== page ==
The Hero’s Life and Death Triumphant / Vie et Mort du Héros Triomphante by Frédéric Coché. Fremok/Bries, 2005. 136p. (Text in French and English)
I read most comics with some kind of context. Often I know the artist’s work or the publisher has a familiar style. Sometimes just the cover or the blurb on the back is enough. In the case of Frédéric Coché’s The Hero’s Life and Death Triumphant, I had nothing. I’ve not read anything by the artist. The publisher, Belgium’s Bries, is familiar enough to me to know only that the book will be something different. The book itself provides no description of itself or the artist.
The cover shows a group of figures surrounding a ladder (which disappears into the sky) on which stands a man lowering a body (wrapped like a mummy) down (or is he lifting him up). From the dress of the women to the accoutrements of the soldiers, the figures look like they’ve come out of a painting from the middle ages. The whole thing has the appearance of a religious icon, which I didn’t think of when first looking at the book, but now it makes sense. This is the hero, wrapped in bandages, ascending? descending? One can’t really tell. Like much of this book, ambiguity leaves interpretation to the reader.
The books is divided into 15 chapters. While the first two are labeled “Chapter 1” and “Chapter 2”, the rest of the numbered sections are labelled with architectural parts: “column”, “bas relief, main entrance, fragment”, “tympan, fragment”, “amendment cartouche”, etc. Chapter 2 shows three diagrams/maps of what looks to be a tomb of some sort, and the chapters that follow seem to bear some relation. The fragmented story told in each section act as parts of an archaeological excavation of the hero’s life and death.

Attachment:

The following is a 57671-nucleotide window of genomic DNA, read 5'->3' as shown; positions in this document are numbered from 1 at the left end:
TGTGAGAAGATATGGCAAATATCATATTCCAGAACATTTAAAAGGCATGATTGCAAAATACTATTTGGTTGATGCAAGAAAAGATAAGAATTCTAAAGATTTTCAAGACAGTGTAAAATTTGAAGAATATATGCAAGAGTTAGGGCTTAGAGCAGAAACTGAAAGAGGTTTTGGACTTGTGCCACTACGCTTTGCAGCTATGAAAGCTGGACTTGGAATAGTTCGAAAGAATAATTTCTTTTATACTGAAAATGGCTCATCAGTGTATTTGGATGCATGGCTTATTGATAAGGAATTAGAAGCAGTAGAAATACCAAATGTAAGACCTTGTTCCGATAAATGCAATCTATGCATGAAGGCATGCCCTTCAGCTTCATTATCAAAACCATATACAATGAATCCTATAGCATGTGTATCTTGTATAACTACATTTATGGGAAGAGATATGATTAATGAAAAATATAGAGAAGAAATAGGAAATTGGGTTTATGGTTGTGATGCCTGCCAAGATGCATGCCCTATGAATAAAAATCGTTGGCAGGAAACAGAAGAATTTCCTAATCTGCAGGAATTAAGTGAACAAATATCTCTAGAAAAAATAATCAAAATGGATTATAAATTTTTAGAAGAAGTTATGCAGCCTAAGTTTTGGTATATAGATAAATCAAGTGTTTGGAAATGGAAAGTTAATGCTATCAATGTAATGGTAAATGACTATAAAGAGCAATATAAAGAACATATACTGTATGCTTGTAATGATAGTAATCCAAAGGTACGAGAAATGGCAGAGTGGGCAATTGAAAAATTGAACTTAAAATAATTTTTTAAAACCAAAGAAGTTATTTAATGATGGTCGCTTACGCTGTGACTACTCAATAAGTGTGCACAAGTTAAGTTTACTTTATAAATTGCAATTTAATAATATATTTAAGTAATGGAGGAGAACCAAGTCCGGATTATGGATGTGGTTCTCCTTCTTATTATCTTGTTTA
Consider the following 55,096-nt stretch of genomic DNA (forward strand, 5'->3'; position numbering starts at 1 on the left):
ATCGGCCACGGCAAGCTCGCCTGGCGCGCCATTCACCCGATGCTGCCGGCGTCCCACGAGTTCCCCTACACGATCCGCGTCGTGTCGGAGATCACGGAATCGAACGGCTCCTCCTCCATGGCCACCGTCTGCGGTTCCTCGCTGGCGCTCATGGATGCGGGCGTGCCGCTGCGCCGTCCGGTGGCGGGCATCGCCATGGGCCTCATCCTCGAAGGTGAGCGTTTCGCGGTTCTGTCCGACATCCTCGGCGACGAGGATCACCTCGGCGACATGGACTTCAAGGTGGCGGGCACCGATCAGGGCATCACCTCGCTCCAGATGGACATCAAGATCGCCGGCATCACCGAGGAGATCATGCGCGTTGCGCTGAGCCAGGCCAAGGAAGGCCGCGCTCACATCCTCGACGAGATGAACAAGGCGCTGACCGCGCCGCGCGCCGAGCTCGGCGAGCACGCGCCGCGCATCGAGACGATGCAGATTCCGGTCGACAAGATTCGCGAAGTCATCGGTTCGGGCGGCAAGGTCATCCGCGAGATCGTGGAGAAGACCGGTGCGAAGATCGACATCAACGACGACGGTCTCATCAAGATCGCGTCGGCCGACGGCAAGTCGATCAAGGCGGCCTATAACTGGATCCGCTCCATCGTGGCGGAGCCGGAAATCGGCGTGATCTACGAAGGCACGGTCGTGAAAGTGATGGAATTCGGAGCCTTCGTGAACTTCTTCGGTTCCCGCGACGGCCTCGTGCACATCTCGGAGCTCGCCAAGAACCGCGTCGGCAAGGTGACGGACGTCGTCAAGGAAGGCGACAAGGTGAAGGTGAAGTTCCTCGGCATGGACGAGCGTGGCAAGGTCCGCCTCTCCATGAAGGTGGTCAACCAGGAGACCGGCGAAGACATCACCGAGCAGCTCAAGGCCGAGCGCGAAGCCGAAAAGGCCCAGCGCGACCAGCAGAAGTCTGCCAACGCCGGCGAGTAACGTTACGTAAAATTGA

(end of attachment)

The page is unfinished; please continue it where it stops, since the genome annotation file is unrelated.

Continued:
The whole book is done in etchings: one page per print. The appearance of these pages with their darkened edges, grayed out whites, and scratches and scrapes, creates a feeling of age that thematically resonates with the content. Etchings are rarely clean, they look used, occasionally etched deeply to create a jagged black line. The pages are beautiful pieces in themselves. Etching can be a time consuming and labor heavy process (I used to do them in art school), and Coché has made a successful work from them.
The etchings are divided into panels, most often only two or three, and are completely devoid of words. The only words in the whole piece are the chapter headings and titles. In fact these are the only words in the book except for its publication information. With such a paucity of words, one clings to them for interpretative clues, trying to match the heading to the content that follows. How is one to understand: “Tympan, / Fragment / 7 / The Hunt for the White S. / First Taste of Bouillon / and Alarm in the Geometric Stadium”? The “White S” is a stag that appears as the object of a hunt. But the bouillon is not obvious, nor what the “geometric stadium” refers to. The whole book is a process of trying to reconcile text and image in each section and among the sections.
The drawing in the etchings has an interesting quality of detail and emptiness. The figures are realisticall rendered but often exist only as outlines. Backgrounds are at once detailed in appearance and minimally spread across the panel. Many of the panels are mostly empty, which adds to the often symbolic reading of the images.